o Employee eligibility – To confirm that plan eligibility has been properly applied, a representative sampling of employees (new hires, transfers, rehires, and part-time employees) should be audited and compared to the eligibility procedures.
o In-service distributions – If a plan does not permit payments to participants while they are still employed, the census should be reviewed to insure there are no impermissible distributions or premature payments.
o Small cash-outs – Oftentimes, a plan administrator fails to properly handle small benefit cash-outs under $5,000. It is best to clear these out in advance to avoid the added administration upon plan termination and guarantee that the terms of the plan are being followed.
o Payments beyond normal retirement age – Most plans require that benefit payments commence at normal retirement age, but no later than a participant’s date of termination or age 70 ½. If a plan fails to commence payments at that time, significant tax penalties are assessed to the participant. Reviewing the plan census to identify any such participants and addressing them in advance of a plan termination will again allow for a smooth transition of benefits to the insurer.
o Vesting – Vesting failures can include a number of different errors, including (1) failure to provide for 100 percent vesting at normal retirement age, (2) failure to properly account for vesting for employees with breaks in service, inter-company transfers, and acquisitions, and (3) failure to calculate and vest employees affected by partial terminations. If any of these circumstances apply, you should review your plan’s compliance with these issues by checking a representative sampling of employees.
o Minimum Required Distributions (MRDs) – The MRD rules are commonly misapplied because they are tricky to administer. Plan participants who have terminated employment must begin receiving their benefit by age 70-1/2. This is one reason why it is so important for an employer to keep in good contact with the participant population, to find these people and start paying them out on time. Commencing or correcting these distributions will prevent qualification errors upon termination.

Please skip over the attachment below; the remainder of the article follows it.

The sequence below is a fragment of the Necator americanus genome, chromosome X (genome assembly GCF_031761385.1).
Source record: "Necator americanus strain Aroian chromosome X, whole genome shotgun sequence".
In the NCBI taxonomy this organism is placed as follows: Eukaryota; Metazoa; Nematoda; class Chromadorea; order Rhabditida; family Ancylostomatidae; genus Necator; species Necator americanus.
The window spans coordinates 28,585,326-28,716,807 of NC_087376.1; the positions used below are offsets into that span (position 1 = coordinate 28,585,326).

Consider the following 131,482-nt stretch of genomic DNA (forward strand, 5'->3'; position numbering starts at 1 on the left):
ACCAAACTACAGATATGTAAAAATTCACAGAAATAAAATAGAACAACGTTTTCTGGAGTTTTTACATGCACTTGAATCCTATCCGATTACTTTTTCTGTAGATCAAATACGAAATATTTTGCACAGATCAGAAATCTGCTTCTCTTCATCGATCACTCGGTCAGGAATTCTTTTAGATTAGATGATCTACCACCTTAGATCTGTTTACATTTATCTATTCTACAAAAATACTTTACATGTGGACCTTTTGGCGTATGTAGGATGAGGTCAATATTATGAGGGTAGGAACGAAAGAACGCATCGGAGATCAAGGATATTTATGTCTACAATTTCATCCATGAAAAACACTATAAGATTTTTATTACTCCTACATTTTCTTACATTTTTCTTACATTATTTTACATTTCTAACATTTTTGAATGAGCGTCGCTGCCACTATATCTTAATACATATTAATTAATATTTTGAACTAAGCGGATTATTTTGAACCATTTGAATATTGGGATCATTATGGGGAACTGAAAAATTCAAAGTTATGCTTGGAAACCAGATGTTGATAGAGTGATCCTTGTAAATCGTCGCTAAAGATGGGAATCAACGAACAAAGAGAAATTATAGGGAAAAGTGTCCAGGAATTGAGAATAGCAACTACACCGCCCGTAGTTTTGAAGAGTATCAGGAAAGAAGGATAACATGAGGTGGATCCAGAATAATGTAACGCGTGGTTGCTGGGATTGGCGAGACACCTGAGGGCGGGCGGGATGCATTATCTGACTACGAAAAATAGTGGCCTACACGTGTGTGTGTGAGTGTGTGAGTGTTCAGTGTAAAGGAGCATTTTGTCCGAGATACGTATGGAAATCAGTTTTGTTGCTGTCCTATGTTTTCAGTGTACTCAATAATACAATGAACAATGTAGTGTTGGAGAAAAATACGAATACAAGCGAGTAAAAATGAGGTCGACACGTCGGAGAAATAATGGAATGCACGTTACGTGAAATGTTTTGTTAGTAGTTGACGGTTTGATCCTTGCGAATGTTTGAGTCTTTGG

o Qualified Domestic Relations Orders (QDROs) – A QDRO is a court order that is used to divide up a participant’s benefits in the event of divorce or legal separation. It is important to make sure that alternate payees are also accounted for when providing data for insurance carrier quotes.
• Locate missing participants – As part of a plan termination, it must be demonstrated that the plan administrator has performed a diligent search for missing participants – living and deceased. This can be done well in advance of a plan termination to allow time to find missing participants via various search firms and government databases.
The timing of a plan termination is somewhat dependent on circumstances outside a plan sponsor’s control. But once interest rates begin to rise in a meaningful way, many companies will want to pull the trigger and begin the termination process. Those who are ready will be the first to the annuity market, giving them a competitive price and provider advantage. Having a game plan in place now will allow you to act more swiftly when the time is right. Take the first step and audit your plan…before someone else does.